Web-based English learning and teaching in Taiwan: Possibilities

Web-based English learning
and teaching in Taiwan:
Possibilities and challenges
by Wen-shuenn Wu (吳文舜)
Department of Foreign Languages &
Literature, Chung Hua Unviersity
Hsinchu, Taiwan
E-mail: wswu@chue.du.tw
Website: http://www.chu.edu.tw/~wswu
Introduction (1)
• In 1969, the Advanced Research Projects
Agency Network (ARPANET) of the U.S.
Department of Defense was the world’s first
operational packet switching network.
• Computer-Assisted Language Instruction
Consortium (CALICO) was established in
• In August 1991 Tim Berners-Lee publicized
his new World Wide Web (WWW) project.
introduction (2)
• In 1993, Tim Berners-Lee created HyperText
Markup Language (HTML), a computer
language designed for the creation of web
pages, and HyperText Transfer Protocol
(HTTP), a primary method used to convey
information on the WWW.
introduction (3)
• Since the 1990s, many researchers have used
email in foreign language instruction (Lunde,
1990; Soh & Soon, 1991; Kelm, 1992), in
writing (Hawisher & Moran, 1993), and in
comparison of different communication
modes (Mabrito, 1991; Kern, 1995;
Warschauer, 1996a).
introduction (4)
• Chapelle (2000) pointed that while prenetwork CALL learners in 1980s interacted
with a computer program, users after the
middle of 1990s usually interacted with other
people in NBLT (network-based langague
teaching) activities (p. 204).
application of Internet to EFL
teaching & learning
• Keypal Exchange for Collaborative Learning
– participation of class members
– collaboration of language learners
– interaction of students between the computerassisted setting and face-to-face classroom
– Intercultural E-mail Classroom Connections
• Listserv and BBS for Information Sharing
– listserv for teachers (e.g. TESLCA-L)
– BBS for students
application of Internet to EFL
teaching & learning (cont.)
• Computer-Mediated Synchronous Interaction
– Instant Messenger (e.g. MSN messenger)
• experimental 4-hour online virtual class with MSN
Messenger by Wu (2004).
• learning effectiveness was not satisfactory, but
interaction with teacher was satisfactory
– Internet Telephony Skype
application of Internet to EFL
teaching & learning (cont.)
• Blogs
– the visibility of blogs in Taiwan is pretty low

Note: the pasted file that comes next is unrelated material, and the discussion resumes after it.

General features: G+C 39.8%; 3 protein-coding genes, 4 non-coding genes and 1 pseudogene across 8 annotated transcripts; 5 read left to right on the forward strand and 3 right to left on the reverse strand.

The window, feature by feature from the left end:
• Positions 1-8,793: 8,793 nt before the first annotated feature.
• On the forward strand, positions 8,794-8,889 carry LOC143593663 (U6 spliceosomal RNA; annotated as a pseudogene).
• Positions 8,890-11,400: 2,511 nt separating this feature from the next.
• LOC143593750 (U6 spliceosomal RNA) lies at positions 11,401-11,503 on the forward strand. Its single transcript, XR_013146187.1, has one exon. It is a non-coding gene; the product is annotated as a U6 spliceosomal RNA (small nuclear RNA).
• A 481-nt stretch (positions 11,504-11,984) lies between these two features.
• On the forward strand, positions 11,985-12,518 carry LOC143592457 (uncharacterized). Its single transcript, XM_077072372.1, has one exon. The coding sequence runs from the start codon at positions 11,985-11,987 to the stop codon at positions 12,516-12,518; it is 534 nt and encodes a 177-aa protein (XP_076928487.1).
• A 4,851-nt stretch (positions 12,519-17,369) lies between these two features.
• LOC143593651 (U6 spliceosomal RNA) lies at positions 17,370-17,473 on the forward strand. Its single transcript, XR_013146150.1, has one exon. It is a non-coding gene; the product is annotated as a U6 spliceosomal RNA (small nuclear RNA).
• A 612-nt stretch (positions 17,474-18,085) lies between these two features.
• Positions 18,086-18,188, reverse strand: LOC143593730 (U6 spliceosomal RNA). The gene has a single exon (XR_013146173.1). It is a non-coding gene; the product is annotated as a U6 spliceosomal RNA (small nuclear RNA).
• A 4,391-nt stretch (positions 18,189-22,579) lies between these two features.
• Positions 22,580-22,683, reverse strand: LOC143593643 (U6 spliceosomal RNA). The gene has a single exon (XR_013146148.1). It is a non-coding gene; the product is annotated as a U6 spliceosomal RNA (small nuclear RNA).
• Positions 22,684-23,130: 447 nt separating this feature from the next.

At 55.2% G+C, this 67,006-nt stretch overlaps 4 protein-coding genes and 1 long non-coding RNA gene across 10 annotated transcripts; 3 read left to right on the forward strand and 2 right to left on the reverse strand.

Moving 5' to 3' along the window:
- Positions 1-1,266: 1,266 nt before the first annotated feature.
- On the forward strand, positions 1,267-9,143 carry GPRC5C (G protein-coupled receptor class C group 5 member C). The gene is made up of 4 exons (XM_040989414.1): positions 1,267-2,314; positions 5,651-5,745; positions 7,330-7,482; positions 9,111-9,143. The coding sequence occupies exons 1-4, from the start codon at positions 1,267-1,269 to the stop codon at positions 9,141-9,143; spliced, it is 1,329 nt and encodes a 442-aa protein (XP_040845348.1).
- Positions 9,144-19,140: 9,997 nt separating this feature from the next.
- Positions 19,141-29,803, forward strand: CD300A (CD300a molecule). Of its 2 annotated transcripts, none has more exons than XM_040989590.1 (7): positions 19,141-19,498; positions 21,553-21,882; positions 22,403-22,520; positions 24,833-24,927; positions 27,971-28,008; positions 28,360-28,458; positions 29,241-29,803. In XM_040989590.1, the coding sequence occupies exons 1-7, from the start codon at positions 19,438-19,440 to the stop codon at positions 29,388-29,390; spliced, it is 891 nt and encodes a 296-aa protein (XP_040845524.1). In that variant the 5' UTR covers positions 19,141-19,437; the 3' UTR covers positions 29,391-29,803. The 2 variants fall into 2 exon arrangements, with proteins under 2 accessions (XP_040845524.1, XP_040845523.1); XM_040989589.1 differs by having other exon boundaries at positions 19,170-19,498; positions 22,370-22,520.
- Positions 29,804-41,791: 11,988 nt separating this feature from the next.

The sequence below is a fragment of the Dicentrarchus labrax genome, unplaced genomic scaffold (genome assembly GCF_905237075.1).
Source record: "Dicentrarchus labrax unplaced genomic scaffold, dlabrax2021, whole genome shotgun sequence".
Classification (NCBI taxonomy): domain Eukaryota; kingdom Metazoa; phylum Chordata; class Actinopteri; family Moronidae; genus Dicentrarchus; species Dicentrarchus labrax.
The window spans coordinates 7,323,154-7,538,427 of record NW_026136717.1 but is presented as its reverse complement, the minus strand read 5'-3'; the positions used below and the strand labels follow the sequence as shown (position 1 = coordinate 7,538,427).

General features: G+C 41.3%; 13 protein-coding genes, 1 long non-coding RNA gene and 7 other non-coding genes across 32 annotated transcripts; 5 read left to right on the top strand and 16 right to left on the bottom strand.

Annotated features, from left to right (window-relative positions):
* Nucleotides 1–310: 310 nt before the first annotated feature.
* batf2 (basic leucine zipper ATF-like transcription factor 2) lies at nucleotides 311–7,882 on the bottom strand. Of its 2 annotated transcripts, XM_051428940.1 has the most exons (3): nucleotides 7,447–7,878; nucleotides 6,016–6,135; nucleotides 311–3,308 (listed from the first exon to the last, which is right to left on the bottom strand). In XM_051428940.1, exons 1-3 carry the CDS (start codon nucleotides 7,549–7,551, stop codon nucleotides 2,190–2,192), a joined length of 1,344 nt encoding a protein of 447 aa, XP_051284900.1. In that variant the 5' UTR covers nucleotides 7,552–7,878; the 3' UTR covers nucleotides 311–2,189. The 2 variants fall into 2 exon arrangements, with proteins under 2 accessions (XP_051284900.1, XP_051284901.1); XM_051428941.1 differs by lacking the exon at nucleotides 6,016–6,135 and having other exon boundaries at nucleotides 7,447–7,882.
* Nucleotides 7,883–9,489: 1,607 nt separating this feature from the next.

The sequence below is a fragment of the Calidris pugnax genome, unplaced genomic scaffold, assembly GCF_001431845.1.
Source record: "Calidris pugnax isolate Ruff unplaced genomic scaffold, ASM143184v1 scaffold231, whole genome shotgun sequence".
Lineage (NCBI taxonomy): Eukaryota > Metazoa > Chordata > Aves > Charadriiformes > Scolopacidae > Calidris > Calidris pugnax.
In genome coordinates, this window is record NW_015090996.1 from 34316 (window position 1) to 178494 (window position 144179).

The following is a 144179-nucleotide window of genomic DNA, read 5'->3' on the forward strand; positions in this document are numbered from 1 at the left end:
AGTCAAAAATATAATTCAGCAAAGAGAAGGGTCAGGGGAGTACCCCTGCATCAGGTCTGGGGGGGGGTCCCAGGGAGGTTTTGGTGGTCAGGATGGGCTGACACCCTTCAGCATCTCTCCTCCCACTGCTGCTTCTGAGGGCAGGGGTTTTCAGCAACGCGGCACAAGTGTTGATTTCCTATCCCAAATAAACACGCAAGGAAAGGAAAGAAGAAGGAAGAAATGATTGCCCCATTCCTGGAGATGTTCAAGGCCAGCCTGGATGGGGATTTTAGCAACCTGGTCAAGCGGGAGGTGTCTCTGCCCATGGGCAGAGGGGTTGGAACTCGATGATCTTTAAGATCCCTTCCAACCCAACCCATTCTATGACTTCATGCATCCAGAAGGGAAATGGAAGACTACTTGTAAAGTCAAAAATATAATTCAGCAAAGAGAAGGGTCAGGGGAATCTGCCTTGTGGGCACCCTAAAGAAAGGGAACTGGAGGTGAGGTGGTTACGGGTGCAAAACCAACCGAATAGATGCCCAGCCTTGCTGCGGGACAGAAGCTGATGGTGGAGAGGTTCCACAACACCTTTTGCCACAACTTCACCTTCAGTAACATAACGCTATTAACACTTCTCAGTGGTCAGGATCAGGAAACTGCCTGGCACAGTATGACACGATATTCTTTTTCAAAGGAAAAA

(75% of my students in university hadn’t heard
about what a blog was before I asked them to
created on in 2004)
– advantages: user-friendly, graphical user
interface, peer editing, automatic date-stamping
for each post, automatic archiving
application of Internet to EFL
teaching & learning (cont.)
• Web Sites as a Learning Community
– Multimedia Presentation
• text, photo, audio, animation, and video
– Dynamic Interaction
• CGI, Javascript, PHP, ASP
– Database-enabled Interactivity
• combined with database
guidelines of Web-based EFL
• Consider Carefully Your Goals
– One of the ideal goals is to develop students’
“technology-enhanced literacy and
communication skills in the English
language classroom”. (Warschauer, Shetzer,
and Meloni, 2000)
guidelines of Web-based EFL
teaching (cont.)
• Think Integration
– how web-based activities can be integrated
into the overall design of a course rather
than how to use them in an isolated,
disconnected fashion.
• Don’t Underestimate the Complexity
– trouble shoot computer problems
(hardware, software, compatibility, or
– It’s more complicated if it is a crosscultural synchronous communication.
guidelines of Web-based EFL
teaching (cont.)
• Provide Necessary Support
– work with the staff of computer center or
Internet-literate assistants
• Involve Students in Decisions
– In a learner-centered, network-enhanced
classroom, teachers must learn how to shift
their role from an authority to a guide or
Challenges of Web-based EFL
• Technical Issues
• Digital Skepticism
– information overload can lead to techno-stress
– computer-mediated synchronous communication
has generated more text with minimal interaction
– learners’ disappointment due to a lack of
immediate feedback
– without enough CALL training for English
teachers, NBLT simply result in learner apathy,
disorientation and abuse
Challenges of Web-based EFL
teaching (cont.)
• Time-Consuming
– The use of computer may not save your time but
increase your preparation time.
• Credibility of Web sites
– Are articles of the web site genuine and credible?
• Stable and fast accessibility of Web sites
– If the network traffic stalls, how long will it be
before you give up viewing a web site? (20
seconds, 30 seconds, or 1 minute?)
Challenges of Web-based EFL
teaching (cont.)
• Information explosion
– Type “English learning” as a key word in Google
search engine  55,600,000 matched web sites in
0.08 second.
So What?
implications & conclusion
• The computer itself, like any other
educational technology (e.g., overhead
projectors, tape recorders, CD players), does
not bring about improvements in language
learning. Never can they substitute English
teachers. Engaging in CALL and NBLT is a
continuing challenge that requires time and
commitment. Internet is just a fast,
convenient, and powerful learning tool; what
matters is social interaction behind it.